Mensuration is a subsection of mathematics that studies the calculation of 2D and 3-dimensional geometric figures. It also examines their characteristics such as length, area, lateral surface area, and volume. Thus, mensuration refers to the field of geometry that is involved in determining lengths and volumes. It provides the basis for computation and explains the basic equations and properties of many figures and forms. Leonard Digges is the father of Mensuration, while Archimedes invented it.
Mensuration is a discipline of mathematics that is a means of measurement. We use mensuration in various circumstances throughout our lives.
Examples of mensuration include the measurement of length of fabric required for sewing, the size of a wall to be painted, the perimeter of the circular garden to be fenced, and the amount of water required to fill the tank. There are both standard and non-standard units of measurement that can measure objects or amounts.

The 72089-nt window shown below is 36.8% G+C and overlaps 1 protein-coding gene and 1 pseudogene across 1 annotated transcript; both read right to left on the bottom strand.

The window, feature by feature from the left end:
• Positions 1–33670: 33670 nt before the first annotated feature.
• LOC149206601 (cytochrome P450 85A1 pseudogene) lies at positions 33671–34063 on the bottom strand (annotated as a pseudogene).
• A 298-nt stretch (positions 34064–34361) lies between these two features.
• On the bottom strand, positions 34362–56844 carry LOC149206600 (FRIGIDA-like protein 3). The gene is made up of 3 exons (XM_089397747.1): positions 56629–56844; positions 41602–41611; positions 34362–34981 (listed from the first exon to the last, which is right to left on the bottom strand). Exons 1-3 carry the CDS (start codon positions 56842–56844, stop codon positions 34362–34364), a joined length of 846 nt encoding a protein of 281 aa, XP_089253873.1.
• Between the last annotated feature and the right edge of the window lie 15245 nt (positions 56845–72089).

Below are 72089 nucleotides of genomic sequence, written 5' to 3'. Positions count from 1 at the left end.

Measurement instruments make our lives easier and safer, as well as improve the quality and quantity of our lives. In addition, the capacity to properly quantify physical characteristics has arguably the greatest survival value, providing humans with an adaptive, evolutionary advantage refined through many years of natural selection.
Plane figure: A figure with three or more sides or a circular border.
Perimeter: The entire length of a planar figure's sides.
Area: The amount of space occupied by a planar figure.
Surface area: The amount of space occupied by a solid's exterior surface.
Volume: The amount of space the solid takes up.
Solid figures: The items that occupy space and have three dimensions.